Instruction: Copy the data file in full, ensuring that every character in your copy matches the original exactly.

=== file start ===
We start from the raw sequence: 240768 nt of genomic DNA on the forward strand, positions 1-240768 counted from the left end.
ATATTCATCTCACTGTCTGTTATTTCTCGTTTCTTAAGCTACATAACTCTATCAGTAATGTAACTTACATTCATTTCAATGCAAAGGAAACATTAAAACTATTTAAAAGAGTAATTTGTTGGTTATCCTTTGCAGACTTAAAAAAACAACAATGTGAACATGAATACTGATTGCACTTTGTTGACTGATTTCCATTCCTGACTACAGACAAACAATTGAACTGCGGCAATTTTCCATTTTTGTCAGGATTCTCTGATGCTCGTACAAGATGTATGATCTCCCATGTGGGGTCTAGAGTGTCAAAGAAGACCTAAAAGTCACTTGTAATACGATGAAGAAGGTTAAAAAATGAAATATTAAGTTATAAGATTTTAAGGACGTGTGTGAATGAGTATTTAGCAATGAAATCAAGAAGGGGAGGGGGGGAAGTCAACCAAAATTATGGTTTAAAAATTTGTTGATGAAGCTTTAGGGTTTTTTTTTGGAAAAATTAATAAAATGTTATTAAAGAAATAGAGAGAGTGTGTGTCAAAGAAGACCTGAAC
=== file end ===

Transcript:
We start from the raw sequence: 240768 nt of genomic DNA on the forward strand, positions 1-240768 counted from the left end.
ATATTCATCTCACTGTCTGTTATTTCTCGTTTCTTAAGCTACATAACTCTATCAGTAATGTAACTTACATTCATTTCAATGCAAAGGAAACATTAAAACTATTTAAAAGAGTAATTTGTTGGTTATCCTTTGCAGACTTAAAAAAACAACAATGTGAACATGAATACTGATTGCACTTTGTTGACTGATTTCCATTCCTGACTACAGACAAACAATTGAACTGCGGCAATTTTCCATTTTTGTCAGGATTCTCTGATGCTCGTACAAGATGTATGATCTCCCATGTGGGGTCTAGAGTGTCAAAGAAGACCTAAAAGTCACTTGTAATACGATGAAGAAGGTTAAAAAATGAAATATTAAGTTATAAGATTTTAAGGACGTGTGTGAATGAGTATTTAGCAATGAAATCAAGAAGGGGAGGGGGGGAAGTCAACCAAAATTATGGTTTAAAAATTTGTTGATGAAGCTTTAGGGTTTTTTTTTGGAAAAATTAATAAAATGTTATTAAAGAAATAGAGAGAGTGTGTGTCAAAGAAGACCTGAAC